The Council also took decisions on a number of important agri-monetary questions. It was agreed to introduce the EEC basket unit for CAP purposes for the period from 9 April to 30 June. The use of this more representative unit should reduce the upward pull on the values of common prices which has hitherto resulted from the use of the "snake" unit of account. If the positive monetary compensatory amounts of strong currencies increase, they will be subject to a reduction or franchise of one percentage point.
Devaluations of the green pound—by 5 per cent, as I had requested—and of the Irish, French and Italian green currencies were also agreed. The devaluation of the green pound will take effect on 9 April for pigmeat, beef, milk products, sugar and isoglucose, and at the begin-of the 1979–80 marketing years for most other commodities. When this devaluation, which is necessary for the wellbeing of British agriculture and to help safeguard employment in our pigmeat processing plants, has eventually worked through into prices, it is expected to increase the retail price index by about one-fifth of 1 per cent.
The Council formally endorsed the principle that the progressive reduction in existing MCAs can be accelerated at the initiative of the member State concerned. This should remove future changes in the green pound from the bargaining area. Finally, the Council took note of the Commission's intention to put to a vote in the appropriate management committees by 11 April certain reforms in the calculation of monetary compensatory amounts, including revised coefficients for bacon.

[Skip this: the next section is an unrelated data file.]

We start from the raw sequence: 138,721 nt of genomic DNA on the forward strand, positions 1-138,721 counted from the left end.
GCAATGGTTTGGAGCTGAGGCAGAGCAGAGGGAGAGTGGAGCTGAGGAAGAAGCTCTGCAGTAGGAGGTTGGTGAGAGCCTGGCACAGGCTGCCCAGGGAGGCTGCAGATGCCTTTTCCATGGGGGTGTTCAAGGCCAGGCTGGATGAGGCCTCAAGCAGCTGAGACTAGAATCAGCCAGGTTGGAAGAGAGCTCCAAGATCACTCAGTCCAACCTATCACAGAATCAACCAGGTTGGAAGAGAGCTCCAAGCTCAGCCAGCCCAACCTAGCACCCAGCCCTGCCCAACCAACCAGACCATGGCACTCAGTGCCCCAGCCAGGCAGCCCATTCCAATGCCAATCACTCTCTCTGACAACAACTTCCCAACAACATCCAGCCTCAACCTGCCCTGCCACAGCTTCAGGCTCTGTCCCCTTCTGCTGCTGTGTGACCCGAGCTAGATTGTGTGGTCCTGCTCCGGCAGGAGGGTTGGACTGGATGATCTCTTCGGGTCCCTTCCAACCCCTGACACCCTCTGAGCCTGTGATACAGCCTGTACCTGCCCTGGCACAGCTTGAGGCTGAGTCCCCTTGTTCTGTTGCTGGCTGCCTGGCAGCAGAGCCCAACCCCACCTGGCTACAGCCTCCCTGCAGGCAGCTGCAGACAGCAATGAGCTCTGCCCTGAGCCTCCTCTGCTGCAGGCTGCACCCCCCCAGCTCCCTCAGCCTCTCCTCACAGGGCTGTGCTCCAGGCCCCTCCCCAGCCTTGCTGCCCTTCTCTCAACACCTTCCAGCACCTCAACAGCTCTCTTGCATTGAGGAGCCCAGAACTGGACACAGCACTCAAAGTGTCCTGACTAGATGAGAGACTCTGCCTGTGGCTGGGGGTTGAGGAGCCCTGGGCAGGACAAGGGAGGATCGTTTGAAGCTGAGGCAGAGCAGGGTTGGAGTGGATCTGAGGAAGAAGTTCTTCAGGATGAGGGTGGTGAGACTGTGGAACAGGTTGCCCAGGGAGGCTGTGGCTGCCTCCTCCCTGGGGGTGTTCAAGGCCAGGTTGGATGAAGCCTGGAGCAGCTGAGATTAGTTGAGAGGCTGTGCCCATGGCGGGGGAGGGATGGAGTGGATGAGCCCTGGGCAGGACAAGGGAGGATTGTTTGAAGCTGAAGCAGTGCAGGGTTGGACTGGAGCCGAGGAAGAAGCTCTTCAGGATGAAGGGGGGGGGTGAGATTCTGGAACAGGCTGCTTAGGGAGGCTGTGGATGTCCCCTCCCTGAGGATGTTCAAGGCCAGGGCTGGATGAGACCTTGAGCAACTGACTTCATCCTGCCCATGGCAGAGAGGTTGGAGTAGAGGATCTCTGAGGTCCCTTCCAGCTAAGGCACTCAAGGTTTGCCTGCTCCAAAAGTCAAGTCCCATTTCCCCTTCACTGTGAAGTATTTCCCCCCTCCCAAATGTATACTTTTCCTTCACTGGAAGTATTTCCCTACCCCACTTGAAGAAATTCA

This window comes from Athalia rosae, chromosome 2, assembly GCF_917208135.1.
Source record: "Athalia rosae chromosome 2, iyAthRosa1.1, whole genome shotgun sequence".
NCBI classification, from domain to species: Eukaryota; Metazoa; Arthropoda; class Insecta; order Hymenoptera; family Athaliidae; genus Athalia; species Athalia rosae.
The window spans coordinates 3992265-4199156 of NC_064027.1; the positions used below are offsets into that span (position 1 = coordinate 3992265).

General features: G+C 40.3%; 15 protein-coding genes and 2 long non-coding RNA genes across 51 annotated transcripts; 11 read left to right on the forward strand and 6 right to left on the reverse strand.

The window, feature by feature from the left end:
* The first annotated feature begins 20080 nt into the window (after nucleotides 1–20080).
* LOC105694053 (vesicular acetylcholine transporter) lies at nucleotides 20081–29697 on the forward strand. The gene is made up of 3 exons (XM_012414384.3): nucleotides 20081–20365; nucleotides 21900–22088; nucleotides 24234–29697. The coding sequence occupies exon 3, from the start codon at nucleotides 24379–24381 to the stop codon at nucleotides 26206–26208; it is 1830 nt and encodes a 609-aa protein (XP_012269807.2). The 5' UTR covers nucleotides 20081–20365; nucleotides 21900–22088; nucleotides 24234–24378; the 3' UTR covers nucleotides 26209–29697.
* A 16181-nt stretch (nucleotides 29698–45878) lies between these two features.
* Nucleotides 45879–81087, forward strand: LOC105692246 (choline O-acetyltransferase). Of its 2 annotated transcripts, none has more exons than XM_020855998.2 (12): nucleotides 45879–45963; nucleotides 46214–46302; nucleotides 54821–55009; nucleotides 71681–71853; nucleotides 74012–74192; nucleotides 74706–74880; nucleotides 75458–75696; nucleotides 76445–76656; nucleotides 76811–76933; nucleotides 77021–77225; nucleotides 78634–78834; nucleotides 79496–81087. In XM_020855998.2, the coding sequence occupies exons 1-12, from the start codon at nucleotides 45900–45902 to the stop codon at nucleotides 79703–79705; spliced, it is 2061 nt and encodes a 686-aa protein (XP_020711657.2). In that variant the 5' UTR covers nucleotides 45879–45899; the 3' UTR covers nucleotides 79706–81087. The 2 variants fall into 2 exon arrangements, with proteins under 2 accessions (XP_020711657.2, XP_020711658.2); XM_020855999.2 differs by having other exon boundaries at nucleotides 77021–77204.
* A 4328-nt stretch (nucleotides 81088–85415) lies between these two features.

The Council also discussed compromise proposals for a common market organisation for potatoes, and some progress was made towards an outcome satisfactory to the United Kingdom.
Is the Minister aware that some of what he said is not unwelcome, but that there are in it some large gaps and that I and my right hon. and hon. Friends regret that, on the last occasion in this Parliament when the Minister addresses us on these important subjects, he has not had a chance to explain himself more fully, and particularly to deal with the gaps? I should like to ask a number of questions.